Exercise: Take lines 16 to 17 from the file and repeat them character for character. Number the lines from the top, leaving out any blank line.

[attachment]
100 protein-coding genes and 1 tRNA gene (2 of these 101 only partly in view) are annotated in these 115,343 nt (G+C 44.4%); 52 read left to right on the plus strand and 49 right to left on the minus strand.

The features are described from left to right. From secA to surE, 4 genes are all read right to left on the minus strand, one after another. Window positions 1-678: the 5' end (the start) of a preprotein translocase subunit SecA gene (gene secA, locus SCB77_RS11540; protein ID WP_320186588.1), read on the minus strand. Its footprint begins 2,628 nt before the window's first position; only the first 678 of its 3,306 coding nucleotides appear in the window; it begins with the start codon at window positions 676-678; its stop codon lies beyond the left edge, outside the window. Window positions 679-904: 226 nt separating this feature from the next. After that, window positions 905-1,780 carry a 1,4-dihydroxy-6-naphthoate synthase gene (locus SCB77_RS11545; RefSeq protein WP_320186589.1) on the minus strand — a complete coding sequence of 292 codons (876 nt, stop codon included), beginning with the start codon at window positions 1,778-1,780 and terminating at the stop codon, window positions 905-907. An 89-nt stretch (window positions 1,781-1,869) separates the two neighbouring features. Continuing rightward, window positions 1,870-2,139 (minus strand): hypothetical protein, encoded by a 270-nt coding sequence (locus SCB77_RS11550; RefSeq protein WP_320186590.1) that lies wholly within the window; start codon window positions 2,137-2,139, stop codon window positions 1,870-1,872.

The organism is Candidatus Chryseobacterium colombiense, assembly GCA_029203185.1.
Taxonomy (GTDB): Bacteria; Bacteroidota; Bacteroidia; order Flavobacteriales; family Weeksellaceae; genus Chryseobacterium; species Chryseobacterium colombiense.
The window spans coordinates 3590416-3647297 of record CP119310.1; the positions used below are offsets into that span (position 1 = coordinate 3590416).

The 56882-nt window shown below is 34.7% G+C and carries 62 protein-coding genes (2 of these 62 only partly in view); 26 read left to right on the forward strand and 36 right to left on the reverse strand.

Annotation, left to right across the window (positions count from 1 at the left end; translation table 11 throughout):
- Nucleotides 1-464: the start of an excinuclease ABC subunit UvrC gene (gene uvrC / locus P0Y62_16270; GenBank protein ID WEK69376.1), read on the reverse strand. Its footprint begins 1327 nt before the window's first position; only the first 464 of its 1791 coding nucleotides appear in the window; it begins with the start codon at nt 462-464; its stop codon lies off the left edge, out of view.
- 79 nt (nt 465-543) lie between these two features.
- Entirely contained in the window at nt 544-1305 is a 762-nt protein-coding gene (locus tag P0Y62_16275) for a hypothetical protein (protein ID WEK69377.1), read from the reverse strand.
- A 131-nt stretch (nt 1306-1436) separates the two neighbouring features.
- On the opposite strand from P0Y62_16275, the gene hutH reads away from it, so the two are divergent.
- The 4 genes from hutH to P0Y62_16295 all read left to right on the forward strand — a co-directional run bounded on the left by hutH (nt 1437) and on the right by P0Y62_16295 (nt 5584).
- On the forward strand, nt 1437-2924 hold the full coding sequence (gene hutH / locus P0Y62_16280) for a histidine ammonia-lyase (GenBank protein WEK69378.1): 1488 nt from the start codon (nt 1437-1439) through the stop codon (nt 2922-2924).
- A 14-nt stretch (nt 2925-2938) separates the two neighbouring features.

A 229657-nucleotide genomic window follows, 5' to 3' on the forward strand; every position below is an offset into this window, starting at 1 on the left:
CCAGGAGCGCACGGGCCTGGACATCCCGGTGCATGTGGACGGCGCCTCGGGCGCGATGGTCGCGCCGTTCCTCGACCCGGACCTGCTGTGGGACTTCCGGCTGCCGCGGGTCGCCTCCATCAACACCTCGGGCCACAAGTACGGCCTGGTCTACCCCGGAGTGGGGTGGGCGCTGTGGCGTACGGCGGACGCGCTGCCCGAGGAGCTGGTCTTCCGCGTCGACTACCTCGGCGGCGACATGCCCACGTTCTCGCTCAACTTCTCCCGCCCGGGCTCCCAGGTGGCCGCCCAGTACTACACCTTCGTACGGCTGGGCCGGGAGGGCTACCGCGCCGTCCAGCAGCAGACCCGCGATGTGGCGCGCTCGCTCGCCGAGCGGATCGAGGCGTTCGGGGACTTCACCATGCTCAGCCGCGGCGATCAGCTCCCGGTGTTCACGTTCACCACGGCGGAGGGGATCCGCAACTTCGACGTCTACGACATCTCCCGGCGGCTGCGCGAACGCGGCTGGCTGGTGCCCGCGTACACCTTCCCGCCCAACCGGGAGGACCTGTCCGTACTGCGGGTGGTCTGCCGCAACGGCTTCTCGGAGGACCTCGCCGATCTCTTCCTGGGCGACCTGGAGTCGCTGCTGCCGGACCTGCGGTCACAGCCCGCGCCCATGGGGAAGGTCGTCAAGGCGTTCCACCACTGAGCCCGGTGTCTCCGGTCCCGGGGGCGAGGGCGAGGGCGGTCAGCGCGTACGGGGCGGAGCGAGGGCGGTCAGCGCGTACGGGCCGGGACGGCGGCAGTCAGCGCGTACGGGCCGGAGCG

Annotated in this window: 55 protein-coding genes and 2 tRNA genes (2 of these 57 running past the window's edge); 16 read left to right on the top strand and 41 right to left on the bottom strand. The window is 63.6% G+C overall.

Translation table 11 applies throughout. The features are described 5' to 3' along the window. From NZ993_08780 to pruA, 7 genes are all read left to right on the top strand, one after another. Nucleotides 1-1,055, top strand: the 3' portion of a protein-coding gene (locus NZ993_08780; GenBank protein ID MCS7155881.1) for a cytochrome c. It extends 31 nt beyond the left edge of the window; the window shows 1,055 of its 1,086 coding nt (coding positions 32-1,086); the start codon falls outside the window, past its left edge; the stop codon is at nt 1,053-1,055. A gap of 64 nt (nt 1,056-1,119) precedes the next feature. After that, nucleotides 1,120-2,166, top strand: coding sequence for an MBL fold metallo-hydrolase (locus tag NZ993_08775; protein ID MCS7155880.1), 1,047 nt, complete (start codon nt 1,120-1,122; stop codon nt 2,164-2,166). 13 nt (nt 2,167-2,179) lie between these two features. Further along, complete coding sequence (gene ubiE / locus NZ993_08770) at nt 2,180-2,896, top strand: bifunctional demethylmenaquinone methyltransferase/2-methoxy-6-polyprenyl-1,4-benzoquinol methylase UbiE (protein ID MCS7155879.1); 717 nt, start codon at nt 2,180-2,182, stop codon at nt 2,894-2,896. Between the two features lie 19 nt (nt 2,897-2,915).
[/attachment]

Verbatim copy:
A 229657-nucleotide genomic window follows, 5' to 3' on the forward strand; every position below is an offset into this window, starting at 1 on the left:
CCAGGAGCGCACGGGCCTGGACATCCCGGTGCATGTGGACGGCGCCTCGGGCGCGATGGTCGCGCCGTTCCTCGACCCGGACCTGCTGTGGGACTTCCGGCTGCCGCGGGTCGCCTCCATCAACACCTCGGGCCACAAGTACGGCCTGGTCTACCCCGGAGTGGGGTGGGCGCTGTGGCGTACGGCGGACGCGCTGCCCGAGGAGCTGGTCTTCCGCGTCGACTACCTCGGCGGCGACATGCCCACGTTCTCGCTCAACTTCTCCCGCCCGGGCTCCCAGGTGGCCGCCCAGTACTACACCTTCGTACGGCTGGGCCGGGAGGGCTACCGCGCCGTCCAGCAGCAGACCCGCGATGTGGCGCGCTCGCTCGCCGAGCGGATCGAGGCGTTCGGGGACTTCACCATGCTCAGCCGCGGCGATCAGCTCCCGGTGTTCACGTTCACCACGGCGGAGGGGATCCGCAACTTCGACGTCTACGACATCTCCCGGCGGCTGCGCGAACGCGGCTGGCTGGTGCCCGCGTACACCTTCCCGCCCAACCGGGAGGACCTGTCCGTACTGCGGGTGGTCTGCCGCAACGGCTTCTCGGAGGACCTCGCCGATCTCTTCCTGGGCGACCTGGAGTCGCTGCTGCCGGACCTGCGGTCACAGCCCGCGCCCATGGGGAAGGTCGTCAAGGCGTTCCACCACTGAGCCCGGTGTCTCCGGTCCCGGGGGCGAGGGCGAGGGCGGTCAGCGCGTACGGGGCGGAGCGAGGGCGGTCAGCGCGTACGGGCCGGGACGGCGGCAGTCAGCGCGTACGGGCCGGAGCG